How can I measure productivity to create an effective customer service department?

November 22, 2018


Q. (cont.) 

Our department has a customer service person. She responds to vendor phone calls and emails. She also, reconciles statements and sorts through our mail. We receive complaints that our customer service clerk doesn’t return calls or emails. I am also noticing the statements should look cleaner. This department is a couple of years new and I just recently took it over. There is not a clear process for her. I am wanting to see change.


From our advisory panelists:


The only effective way to truly measure is through something reportable, IE a CRM (Microsoft Dynamics, for instance). What I’ve seen over the last several years is a reduction in AP phone lines and an increase in monitoring SLAs. Reduced folks on the phones equates to a substantial increase in production, allowing one clerk/specialist, etc to manage more emails/tickets allowing a reduction in SLA to meet customer needs. That’s the model we’re moving to after we identified this trend late last year.


We are going to a ticket software. We do have an SLA on our emails (3 business days). My customer service team (for good or bad) has really become a catch all area.


We have a program called ‘Cross-Functional Training’ that focuses on internal customer service. Any of AP's internal customers can take the program. When people come into our department, we introduce the participants to our staff and have a fun ‘ice breaker’ to get everyone comfortable. We also provide light refreshments such as cookies, juice, and bottled water.

The program usually lasts about two hours. There is a power point presentation and handouts are distributed to the attendees. Topics covered include the following:

  • What happens to invoices when AP receives them
  • How AP enters invoices for processing
  • How AP’s check run processing works
  • What procedures are used for supplier setup, including the information that is required for the supplier profiles and the forms that are needed for vendor management
  • How AP handles checks that are received or returned from vendors
  • What compliance procedures and internal controls are practiced in AP
  • What reports are run on a daily basis, such as duplicate reports, withholding exceptions, and voucher build errors
  • What check dissemination procedures are in place
  • How AP serves the entire company

We tailor the content to the interests and time constraints of the attendees. For example, if we have several people attending from purchasing, we might spend more time discussing purchase orders. We invite participants to ask questions and keep the program fun and engaging.

AP has received a great deal of positive feedback from its internal customers who have taken the program. The bonus is that AP also receives constructive criticism as to how to improve the program.


Check out this customer service survey on the AP & P2P Network:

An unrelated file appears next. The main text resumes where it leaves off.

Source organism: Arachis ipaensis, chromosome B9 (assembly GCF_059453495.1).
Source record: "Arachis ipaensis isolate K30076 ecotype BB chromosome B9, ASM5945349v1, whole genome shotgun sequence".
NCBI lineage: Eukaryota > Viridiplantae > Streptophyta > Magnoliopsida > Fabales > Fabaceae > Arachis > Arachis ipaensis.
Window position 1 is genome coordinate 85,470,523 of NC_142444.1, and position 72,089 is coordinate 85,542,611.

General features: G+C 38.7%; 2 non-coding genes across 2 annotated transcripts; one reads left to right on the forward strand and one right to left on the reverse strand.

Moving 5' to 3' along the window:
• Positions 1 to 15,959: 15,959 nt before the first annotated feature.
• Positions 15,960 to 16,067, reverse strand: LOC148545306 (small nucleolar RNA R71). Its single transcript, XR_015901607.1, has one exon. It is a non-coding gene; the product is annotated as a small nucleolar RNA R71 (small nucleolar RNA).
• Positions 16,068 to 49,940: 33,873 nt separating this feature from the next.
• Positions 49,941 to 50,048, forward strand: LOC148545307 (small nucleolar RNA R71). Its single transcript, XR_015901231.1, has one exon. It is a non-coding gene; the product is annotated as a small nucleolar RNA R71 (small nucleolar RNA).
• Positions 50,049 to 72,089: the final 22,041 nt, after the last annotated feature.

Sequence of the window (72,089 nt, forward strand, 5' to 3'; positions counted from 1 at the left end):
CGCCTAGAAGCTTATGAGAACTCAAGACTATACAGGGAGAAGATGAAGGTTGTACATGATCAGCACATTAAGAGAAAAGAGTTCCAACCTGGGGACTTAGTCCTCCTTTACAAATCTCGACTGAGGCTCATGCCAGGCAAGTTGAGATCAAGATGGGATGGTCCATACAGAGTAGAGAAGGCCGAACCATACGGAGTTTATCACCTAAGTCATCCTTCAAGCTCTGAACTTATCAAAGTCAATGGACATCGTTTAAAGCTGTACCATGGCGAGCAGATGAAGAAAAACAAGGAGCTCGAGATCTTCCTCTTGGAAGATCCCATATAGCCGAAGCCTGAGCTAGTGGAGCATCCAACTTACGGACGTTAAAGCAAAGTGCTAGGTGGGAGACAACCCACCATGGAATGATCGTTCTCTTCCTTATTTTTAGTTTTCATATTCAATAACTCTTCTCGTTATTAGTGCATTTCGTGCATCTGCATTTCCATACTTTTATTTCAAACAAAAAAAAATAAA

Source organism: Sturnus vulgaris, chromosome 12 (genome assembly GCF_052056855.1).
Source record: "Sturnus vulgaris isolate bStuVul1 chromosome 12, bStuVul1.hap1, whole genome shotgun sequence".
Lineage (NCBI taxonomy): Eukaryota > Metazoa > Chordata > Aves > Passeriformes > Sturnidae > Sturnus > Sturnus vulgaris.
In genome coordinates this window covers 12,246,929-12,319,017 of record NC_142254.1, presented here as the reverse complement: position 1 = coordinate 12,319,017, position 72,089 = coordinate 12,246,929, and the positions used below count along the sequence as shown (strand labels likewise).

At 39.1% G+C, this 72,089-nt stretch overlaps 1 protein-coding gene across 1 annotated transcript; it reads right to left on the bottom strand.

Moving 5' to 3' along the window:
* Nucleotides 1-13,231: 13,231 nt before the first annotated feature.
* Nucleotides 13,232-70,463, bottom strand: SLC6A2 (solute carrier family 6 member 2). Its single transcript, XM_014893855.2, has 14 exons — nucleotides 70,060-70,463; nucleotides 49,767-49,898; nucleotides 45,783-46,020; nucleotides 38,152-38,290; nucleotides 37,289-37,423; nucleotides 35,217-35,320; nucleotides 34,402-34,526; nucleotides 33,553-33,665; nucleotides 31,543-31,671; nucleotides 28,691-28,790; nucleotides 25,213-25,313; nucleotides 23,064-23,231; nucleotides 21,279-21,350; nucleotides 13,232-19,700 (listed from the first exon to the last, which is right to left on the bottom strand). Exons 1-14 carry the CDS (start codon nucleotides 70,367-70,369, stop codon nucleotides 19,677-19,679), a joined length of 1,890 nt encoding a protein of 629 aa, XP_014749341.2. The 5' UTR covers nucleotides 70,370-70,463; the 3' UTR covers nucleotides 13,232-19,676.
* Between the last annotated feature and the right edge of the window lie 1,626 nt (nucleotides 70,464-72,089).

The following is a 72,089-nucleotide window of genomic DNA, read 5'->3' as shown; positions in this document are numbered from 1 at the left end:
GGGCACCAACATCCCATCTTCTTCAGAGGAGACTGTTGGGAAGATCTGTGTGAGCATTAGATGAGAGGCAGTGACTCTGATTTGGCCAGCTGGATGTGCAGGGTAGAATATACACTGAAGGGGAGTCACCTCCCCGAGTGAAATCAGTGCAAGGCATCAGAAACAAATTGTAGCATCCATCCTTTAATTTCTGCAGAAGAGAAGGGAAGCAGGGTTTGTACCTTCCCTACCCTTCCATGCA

It should be helpful! The study discusses the biggest challenges in the area of providing good customer service and also offers benchmarks in the following areas:

  • Quality of Customer Service
  • Customer Service Surveys
  • Common Customer Complaints
  • FTEs in Customer Service
  • Telephone Calls
  • Emails
  • Resolution Times
  • Web Portals
  • Intranet Site
  • Staff Training
  • Communicating with Internal Customers


This is definitely a fine line in this day of electronic ordering. Most AP customer service teams are now becoming the "First Face To The Customer." If you have a metric that says calls must be answered in less than two minutes, for example, they may be rushed, not hear what the customer was actually saying and, most importantly, will not ask if there are any other invoices in the queue that they could discuss.

Also, they probably would not take the time to suggest solutions to why the invoice was delayed and not paid on time. For instance: Was the invoice sent directly to AP? Did it have a PO number? Could the invoice and payment be set up to be sent electronically? This approach takes longer in the beginning but has major pay offs. So you need to identify what the expectation is of your customer service team.

The best way to determine if the CS team is doing their job is to audit them as follows:

a. Listen in to calls when they don't know you are listening.

b. Survey internal and external customers. The best survey is one that is sent to folks who are calling into the team. This survey takes just minutes to complete if you prepare four well-thought-out questions. In my operation, I used a simple two-question approach: If you had an opening on your customer service team, would you hire this representative? Why?


Two years ago, I broke out a customer service team from the rest of the team. I put people on the team who showed the skills needed for that role. The team is responsible for all phone calls and emails (soon to be tickets through a ticketing software), returned checks, and statements. I measure their productivity with phone reports that measure how many calls they took and how long they are on the phone. When we go live with the ticketing software, I will be measuring the tickets closed by each rep. Breaking out a separate team for CS has proven to be highly effective for us.


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